Tampa Bay business leaders plead with lawmakers not to delay Westshore Interchange
Westshore Interchange

Westshore Interchange
The project was delayed from 2024 to 2026 due to COVID-19 budget cuts.

Nearly 50 Tampa Bay business and community leaders have joined to urge the Florida Legislature to restore the 2024 construction start date and associated funding for the Westshore Interchange.

In a letter spent to House Speaker Chris Sprowls, the business owners request lawmakers restore the project, and its associated funding, to its original schedule.

The Westshore Interchange is the primary connection point for residents of Hillsborough, Pinellas and Pasco counties, linking the Veterans Expressway, State Road 60 and Interstate 275. However, the Florida Department of Transportation delayed the $1.4 billion project from 2024 to 2026 because of COVID-19-related budget cuts.

Gov. Ron DeSantis originally announced $1.4 billion to reconstruct Tampa’s Westshore Interchange on Oct. 24, 2019. It would be the largest transportation project funded in FDOT District 7’s history.

In the letter to Sprowls, Senate President Wilton Simpson and Senate Appropriations Chair Kelli Stargel, business leaders define the interchange as “our region’s most important transportation project.”

The group of business leaders who signed the letter include Tampa Bay Lighting owner Jeff Vinik, Tampa Bay Rays President Brian Auld and Ashley Furniture owner Ron Wanek, who were joined by 43 other individuals in sending the letter.

“With the delayed start, and the scheduled completion pushed back to 2030, the region will suffer from huge transportation delays and dangerous bottlenecks that negatively impact commuters and commerce, including passenger and freight access to Tampa International Airport,” the letter says.

The lane additions and improvements from the project are expected to help alleviate traffic in the busy corridor that shoots commuters out into a variety of different directions including across the Howard Frankland Bridge to Pinellas County, into Tampa from the bridge along I-275, toward the airport and into the busy Westshore business district that includes more than 4,000 businesses.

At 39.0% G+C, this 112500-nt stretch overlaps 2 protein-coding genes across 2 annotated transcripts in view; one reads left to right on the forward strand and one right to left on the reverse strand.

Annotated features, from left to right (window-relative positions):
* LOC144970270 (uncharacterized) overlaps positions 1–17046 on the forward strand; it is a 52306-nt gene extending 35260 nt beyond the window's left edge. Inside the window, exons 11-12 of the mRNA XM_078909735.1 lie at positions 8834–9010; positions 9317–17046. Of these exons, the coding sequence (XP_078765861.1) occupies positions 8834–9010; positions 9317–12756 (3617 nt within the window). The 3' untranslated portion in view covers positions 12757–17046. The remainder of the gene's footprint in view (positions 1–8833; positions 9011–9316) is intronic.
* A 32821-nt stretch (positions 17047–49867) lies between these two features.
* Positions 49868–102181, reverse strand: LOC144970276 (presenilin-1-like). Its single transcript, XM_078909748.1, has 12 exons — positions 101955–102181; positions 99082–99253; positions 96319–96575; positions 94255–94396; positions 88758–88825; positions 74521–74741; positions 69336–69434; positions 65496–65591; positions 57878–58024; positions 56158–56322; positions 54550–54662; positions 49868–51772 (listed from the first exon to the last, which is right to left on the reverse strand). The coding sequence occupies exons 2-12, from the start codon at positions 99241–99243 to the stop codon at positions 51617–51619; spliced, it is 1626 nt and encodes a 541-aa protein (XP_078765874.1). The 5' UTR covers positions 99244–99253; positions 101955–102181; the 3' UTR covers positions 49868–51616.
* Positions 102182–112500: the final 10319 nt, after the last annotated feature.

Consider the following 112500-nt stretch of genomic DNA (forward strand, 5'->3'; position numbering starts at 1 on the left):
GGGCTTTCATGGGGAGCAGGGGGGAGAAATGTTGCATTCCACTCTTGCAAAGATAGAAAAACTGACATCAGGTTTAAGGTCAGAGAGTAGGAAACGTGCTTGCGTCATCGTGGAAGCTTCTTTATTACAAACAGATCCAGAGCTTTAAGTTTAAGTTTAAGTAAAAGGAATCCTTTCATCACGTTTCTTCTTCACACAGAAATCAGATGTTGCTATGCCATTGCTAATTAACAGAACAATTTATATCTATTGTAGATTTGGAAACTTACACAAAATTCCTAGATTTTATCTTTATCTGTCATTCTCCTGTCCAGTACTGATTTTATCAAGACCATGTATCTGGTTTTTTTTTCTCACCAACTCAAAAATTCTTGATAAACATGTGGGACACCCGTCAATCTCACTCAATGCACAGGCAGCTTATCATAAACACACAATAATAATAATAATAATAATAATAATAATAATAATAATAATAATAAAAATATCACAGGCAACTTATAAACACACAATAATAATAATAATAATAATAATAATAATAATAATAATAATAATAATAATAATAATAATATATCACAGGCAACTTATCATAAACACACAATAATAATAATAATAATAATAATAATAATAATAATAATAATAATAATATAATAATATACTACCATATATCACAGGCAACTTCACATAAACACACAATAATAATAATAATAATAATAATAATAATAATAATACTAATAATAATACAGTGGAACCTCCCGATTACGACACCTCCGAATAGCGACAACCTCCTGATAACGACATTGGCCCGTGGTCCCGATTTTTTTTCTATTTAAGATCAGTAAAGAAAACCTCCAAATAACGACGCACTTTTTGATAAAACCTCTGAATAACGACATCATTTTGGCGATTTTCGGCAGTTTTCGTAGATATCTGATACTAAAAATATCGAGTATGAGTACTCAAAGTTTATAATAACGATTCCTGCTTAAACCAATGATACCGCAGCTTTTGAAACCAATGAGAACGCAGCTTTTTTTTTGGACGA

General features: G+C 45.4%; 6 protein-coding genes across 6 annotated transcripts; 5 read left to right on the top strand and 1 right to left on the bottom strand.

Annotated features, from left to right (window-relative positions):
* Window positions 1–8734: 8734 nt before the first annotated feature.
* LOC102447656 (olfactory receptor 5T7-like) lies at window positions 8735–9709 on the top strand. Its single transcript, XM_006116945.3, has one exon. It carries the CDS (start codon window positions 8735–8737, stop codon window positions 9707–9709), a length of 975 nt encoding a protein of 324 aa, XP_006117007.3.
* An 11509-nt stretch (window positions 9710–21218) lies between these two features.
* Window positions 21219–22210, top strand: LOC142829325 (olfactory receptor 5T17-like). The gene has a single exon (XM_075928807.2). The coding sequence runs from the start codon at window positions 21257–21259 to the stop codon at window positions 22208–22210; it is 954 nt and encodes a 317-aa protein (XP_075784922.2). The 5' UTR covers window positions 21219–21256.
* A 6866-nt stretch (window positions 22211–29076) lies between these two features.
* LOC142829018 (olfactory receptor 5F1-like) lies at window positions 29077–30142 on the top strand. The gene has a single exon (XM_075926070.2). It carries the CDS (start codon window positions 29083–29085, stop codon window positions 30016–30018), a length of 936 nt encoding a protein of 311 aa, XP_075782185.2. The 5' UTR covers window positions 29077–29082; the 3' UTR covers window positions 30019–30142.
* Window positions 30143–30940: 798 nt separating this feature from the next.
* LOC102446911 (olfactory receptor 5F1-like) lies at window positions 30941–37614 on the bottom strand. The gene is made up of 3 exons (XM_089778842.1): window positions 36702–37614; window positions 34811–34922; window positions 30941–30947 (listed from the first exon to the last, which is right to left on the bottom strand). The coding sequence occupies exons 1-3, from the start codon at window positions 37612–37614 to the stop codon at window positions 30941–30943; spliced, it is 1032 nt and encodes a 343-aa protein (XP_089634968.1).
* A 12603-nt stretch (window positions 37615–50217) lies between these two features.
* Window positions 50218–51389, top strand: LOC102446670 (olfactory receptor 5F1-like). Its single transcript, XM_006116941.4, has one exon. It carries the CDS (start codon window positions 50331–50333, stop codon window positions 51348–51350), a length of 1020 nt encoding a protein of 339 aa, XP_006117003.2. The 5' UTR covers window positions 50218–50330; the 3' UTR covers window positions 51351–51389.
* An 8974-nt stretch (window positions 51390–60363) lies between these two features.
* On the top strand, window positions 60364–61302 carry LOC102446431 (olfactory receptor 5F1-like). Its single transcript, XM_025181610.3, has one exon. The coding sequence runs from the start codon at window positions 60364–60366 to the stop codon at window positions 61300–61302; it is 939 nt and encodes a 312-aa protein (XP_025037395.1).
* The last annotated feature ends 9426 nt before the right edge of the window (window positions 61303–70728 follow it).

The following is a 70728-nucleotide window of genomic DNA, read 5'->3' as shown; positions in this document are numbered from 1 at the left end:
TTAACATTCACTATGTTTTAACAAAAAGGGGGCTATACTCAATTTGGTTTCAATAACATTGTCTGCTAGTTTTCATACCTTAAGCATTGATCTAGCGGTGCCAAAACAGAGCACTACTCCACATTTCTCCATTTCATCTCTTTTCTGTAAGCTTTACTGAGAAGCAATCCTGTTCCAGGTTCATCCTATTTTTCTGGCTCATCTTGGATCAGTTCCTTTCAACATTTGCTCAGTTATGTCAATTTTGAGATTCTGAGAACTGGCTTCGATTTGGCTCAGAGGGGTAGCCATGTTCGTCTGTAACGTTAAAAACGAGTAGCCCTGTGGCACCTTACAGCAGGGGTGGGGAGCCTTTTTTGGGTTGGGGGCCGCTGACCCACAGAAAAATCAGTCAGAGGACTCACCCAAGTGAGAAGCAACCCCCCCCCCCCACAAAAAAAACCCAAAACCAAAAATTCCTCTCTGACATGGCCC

The project is also expected to reduce traffic related to bottlenecks where commuters move from several lanes into just one or two in order to get to their destination.

“As our community faces the difficult pandemic recovery ahead, we need to remove hurdles to our economic growth rather than self-inflict them,” the letter says.

Business and civic organizations in support of the Westshore Interchange project include a number of regional organizations, such as the Tampa Bay Partnership, Tampa Bay Chamber, St. Petersburg Area Chamber of Commerce and Tampa Bay Economic Development Council.

Kelly Hayes

Kelly Hayes studied journalism and political science at the University of Florida. Kelly was born and raised in Tampa Bay. A recent graduate, she enjoys government and legal reporting. She has experience covering the Florida Legislature as well as local government, and is a proud Alligator alum. You can reach Kelly at [email protected]



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